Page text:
England and Wales have taken a huge step toward creating a healthier world for future generations of its citizens by banning smoking inside cars with children under 18 years old.

In what is being called the most important anti-smoking measure since the 2007 ban of smoking at work and in enclosed public spaces, smokers who light up with children inside their car will soon face a fine as England and Wales carry out anti-smoking measures that seek to improve the overall health of future generations. The law, which went into effect on Thursday, is not expected to be heavily enforced until the police believe that the general public is more aware of it. The National Police Chiefs’ Council said in a statement that the police would be “taking an educational, advisory and non-confrontational approach when enforcing the new legislation.” After three months, however, the police will stop handing out warnings and start handing out the 50-pound fines (about $75).

Secondhand smoke can be devastating to the still-growing lungs of a child. Studies have found that exposure to secondhand smoke doubles risk of hospitalization in kids with asthma, and may even cause behavioral issues to develop, particularly emotional and conduct disorders. Furthermore, a report from the Centers for Disease Control and Prevention (CDC) found that teens who’d never smoked before were 1.4 to 2.1 times more likely to begin smoking when exposed to secondhand smoke.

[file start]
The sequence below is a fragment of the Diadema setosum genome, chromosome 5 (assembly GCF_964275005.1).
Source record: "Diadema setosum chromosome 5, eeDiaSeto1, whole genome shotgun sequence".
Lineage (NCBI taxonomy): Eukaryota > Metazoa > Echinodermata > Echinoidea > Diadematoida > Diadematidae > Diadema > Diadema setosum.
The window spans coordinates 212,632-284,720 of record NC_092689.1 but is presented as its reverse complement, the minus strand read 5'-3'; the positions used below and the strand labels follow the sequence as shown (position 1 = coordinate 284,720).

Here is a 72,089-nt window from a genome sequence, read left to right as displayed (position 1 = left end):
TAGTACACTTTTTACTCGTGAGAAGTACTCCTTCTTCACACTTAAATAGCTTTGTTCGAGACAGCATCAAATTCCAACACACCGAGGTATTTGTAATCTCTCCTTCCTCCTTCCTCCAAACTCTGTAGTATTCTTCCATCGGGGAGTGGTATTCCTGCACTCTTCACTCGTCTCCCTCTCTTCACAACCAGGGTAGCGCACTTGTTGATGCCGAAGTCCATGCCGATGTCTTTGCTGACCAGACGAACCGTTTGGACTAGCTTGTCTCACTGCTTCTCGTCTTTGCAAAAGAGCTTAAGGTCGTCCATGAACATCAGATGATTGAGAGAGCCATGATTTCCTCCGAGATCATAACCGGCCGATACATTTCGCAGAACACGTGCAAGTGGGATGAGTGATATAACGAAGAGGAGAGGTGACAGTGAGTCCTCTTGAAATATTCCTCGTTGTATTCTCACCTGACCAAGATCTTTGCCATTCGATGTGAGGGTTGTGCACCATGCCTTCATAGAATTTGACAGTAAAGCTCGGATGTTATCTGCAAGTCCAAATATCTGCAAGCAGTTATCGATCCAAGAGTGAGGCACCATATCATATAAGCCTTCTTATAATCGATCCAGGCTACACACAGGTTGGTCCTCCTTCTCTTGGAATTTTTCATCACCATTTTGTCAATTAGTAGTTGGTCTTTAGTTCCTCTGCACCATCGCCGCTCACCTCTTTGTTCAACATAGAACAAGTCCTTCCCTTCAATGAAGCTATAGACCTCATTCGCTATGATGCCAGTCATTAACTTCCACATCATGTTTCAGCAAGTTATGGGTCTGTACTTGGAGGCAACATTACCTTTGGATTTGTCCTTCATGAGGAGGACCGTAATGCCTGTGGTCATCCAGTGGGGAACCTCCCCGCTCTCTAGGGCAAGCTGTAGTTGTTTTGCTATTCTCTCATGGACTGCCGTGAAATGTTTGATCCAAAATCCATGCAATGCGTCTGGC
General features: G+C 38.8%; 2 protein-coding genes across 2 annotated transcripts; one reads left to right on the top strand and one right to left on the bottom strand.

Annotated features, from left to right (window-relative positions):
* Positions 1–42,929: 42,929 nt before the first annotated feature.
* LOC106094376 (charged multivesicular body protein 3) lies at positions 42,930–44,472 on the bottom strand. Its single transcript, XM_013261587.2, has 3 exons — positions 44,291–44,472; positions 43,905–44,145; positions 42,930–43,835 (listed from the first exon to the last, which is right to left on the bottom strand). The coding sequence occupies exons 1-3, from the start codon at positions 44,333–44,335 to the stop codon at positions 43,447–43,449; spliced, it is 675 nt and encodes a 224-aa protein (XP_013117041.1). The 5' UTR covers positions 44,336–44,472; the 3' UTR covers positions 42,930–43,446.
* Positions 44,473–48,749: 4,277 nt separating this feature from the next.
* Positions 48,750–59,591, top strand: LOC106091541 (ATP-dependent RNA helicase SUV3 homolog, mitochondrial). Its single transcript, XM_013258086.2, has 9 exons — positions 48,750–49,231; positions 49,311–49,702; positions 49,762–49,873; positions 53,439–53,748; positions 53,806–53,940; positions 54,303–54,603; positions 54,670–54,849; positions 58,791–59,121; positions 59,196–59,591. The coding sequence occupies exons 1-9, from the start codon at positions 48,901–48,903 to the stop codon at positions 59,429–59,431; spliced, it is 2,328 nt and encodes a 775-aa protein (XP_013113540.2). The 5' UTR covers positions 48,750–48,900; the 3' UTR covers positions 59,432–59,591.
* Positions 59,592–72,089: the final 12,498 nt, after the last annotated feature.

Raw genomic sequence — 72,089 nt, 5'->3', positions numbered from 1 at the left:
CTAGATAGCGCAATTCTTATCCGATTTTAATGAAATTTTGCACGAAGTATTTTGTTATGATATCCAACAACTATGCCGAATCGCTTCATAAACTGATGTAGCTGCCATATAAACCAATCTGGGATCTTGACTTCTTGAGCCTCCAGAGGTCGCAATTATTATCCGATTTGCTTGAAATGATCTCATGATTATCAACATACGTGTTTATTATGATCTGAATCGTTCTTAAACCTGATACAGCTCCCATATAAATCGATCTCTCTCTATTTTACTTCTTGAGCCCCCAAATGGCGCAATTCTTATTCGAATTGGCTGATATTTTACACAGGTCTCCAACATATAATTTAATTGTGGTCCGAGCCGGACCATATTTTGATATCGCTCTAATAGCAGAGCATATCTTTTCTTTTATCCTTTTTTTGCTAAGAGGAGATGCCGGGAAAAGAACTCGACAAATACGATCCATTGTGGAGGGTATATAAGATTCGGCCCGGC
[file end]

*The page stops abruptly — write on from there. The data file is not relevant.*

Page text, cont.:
The new law details exactly how people will be subject to a fine if they’re caught smoking in their car. For example, if a driver is smoking in the car with a child under 18, they’ll receive the $75 fine. However, if the driver and one of their passengers is smoking inside the car with a child under 18, then both will get fined. This will be enforced even if the driver and passengers are smoking with the windows down and the sunroof open. Convertible drivers, meanwhile, will be happy to find out that they can smoke freely with a minor in the car as long as the convertible top is down and properly secured.

While opponents of the ban argue it’s unenforceable, supporters have hailed it as one of the most important step toward public health since the 2007 bans went into effect. “Changing the law can often feel like an endless struggle, but this has been an incredible journey,” Penny Woods, chief executive of the British Lung Foundation, wrote in a statement. “It’s taken just five years to persuade the government that this ban is vital to protect the health of our children.”

Many countries have found banning smoking in certain areas to be effective at curbing smoking rates. For example, the CDC found that when smoking was banned in the workplace and in enclosed public spaces throughout Ireland and Scotland, health conditions improved in as little as two months. Stateside, in New York, the 2004 law banning smoking in restaurants and bars resulted in an eight percent drop in acute myocardial infarctions, saving the city millions in health care costs.